Letters Show Clash Between Florida Mayors Over Access to Surfside Condo Collapse Site

Fiery letters sent between the mayors of Miami-Dade and Surfside show the Florida city officials are engaged in a prolonged fight over jurisdiction and access to the Champlain Towers South site in the wake of the deadly building collapse.

One major point of dispute between the two mayors is that a longtime forensic engineer who was hired by Surfside town officials may be considered a suspect during the initial investigation into the cause of the Champlain Towers South collapse. Engineers and government officials from the offices of Surfside Mayor Charles Burkett and Miami-Dade Mayor Daniella Levine Cava have accused the other of blocking investigators from accessing the site of the 12-floor collapse which left 98 people dead on June 24.

One of Burkett's letters to Levine Cava expresses his frustration that Surfside officials have been shut out of the area, which Levine Cava ultimately says is simply part of safety protocol. But both sides clearly reveal that they don't want the other mayoral office spearheading the ongoing collapse investigation.

"If we are denied the ability to access the site, a property within our own municipality, and we cannot do the investigations that our expert has prescribed because of the County's refusal to give us set access, then the County, must assume full and complete responsibility for any loss of life and any other damages that may result," Burkett wrote to Levine Cava on July 23, in letters first obtained by local news station WPLG-TV.

Champlain Towers Collapse
The final of 98 victims from the Surfside condo collapse was positively identified by authorities on July 26, 2021. Above, excavators dig through the pile of debris from the collapsed 12-story Champlain Towers South condo building following a severe thunderstorm on July 13, 2021, in Surfside, Florida. Anna Moneymaker/Getty Images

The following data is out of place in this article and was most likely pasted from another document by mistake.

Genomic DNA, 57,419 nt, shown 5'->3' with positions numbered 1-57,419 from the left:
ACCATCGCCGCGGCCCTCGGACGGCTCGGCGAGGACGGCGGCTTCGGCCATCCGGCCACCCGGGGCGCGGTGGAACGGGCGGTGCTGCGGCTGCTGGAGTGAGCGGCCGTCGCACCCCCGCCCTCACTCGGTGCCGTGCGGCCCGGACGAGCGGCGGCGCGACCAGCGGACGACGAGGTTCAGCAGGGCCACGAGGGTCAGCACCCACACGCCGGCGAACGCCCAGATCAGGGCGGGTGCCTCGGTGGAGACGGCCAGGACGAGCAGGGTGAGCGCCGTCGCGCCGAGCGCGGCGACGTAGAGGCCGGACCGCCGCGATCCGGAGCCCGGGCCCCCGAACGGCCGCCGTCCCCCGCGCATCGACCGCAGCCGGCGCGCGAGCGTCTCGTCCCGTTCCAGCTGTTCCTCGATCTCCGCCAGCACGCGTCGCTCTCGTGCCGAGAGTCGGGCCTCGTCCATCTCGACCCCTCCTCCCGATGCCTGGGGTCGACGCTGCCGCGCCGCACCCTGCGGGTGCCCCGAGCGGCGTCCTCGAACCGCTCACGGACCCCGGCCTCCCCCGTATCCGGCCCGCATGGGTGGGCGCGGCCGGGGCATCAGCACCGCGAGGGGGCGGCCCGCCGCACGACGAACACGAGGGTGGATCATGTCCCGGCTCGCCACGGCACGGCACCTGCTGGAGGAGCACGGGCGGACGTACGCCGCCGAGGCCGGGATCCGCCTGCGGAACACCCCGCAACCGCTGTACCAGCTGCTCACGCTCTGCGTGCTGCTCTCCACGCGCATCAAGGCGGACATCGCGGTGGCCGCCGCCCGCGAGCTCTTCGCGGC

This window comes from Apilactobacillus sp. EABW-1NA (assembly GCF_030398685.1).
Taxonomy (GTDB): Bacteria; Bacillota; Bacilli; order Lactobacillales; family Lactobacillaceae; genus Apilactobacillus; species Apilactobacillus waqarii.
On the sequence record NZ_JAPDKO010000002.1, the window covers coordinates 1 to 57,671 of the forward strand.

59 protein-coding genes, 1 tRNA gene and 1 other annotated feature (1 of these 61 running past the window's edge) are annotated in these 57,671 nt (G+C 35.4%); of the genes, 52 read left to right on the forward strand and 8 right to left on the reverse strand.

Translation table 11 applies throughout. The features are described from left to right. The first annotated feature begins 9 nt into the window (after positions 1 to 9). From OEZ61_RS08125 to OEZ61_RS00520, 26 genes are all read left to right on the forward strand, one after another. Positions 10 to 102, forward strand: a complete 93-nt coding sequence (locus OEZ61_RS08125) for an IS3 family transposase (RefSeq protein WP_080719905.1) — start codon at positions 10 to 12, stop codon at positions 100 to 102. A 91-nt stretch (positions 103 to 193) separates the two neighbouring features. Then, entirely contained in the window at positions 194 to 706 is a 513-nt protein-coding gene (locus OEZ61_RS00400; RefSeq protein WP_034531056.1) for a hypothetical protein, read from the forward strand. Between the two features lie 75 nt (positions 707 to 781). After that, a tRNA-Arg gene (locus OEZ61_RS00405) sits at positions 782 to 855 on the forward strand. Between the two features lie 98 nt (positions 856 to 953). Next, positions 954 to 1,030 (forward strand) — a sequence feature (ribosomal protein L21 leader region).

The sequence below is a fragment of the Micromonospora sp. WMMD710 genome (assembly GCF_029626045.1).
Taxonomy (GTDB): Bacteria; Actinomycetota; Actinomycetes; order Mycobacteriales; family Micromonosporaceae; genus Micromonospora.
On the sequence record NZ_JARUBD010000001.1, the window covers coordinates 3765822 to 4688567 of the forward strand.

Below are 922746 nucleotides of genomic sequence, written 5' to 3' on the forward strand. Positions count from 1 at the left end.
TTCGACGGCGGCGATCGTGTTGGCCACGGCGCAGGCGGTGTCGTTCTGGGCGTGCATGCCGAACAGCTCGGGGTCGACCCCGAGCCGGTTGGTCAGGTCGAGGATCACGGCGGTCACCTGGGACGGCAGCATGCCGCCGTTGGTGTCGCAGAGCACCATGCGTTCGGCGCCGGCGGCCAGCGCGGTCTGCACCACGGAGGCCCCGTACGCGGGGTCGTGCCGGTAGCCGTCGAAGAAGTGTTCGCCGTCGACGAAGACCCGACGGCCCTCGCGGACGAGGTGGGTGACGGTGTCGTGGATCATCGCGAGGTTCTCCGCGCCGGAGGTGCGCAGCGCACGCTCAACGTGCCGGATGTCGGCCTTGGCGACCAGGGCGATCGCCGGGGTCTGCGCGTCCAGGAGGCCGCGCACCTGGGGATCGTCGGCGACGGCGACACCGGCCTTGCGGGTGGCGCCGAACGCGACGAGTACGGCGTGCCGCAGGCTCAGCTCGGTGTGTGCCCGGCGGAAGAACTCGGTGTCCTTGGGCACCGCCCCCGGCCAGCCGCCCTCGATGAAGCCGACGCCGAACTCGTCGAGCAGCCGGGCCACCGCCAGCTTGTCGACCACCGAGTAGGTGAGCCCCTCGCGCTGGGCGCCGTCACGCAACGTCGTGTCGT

Burkett wrote to Levine Cava just days after the final body was recovered from the scene, telling the Miami-Dade mayor: "Surfside officials have attempted, on multiple occasions and through multiple avenues, to address with county officials our urgent need to examine the existing conditions of the Champlain Towers South site—and do it immediately. It would not be an understatement to characterize our need to access the collapse site as an emergency."

Levine Cava replied to Burkett over a week later, prompting additional timeliness concerns.

"As we have discussed in numerous conversations, the building collapse site is the scene of an investigation...We urge you to complete any additional inspections that may be needed of Champlain Towers North, and any other buildings under your jurisdiction that you do currently have access to," the mayor wrote to her Surfside counterpart.

"All work has been stopped on the collapse site as we address potential safety concerns related to the perimeter wall raised by Surfside's engineer, Mr. Kilsheimer, and the shoring and bracing work required will likely take a few weeks to complete," Levine Cava wrote to Burkett. "The County's forensic engineer will be ready to undertake work investigating the collapse as soon as it's safe to resume our efforts on the site."

At least one forensic engineer hired by Surfside officials may be the initial focus of the ongoing investigation being led by Miami-Dade officials alongside National Institute of Standards and Technology investigators, WPLG-TV noted Saturday.

Newsweek reached out to both Florida mayoral offices for comment but did not hear back in time for publication.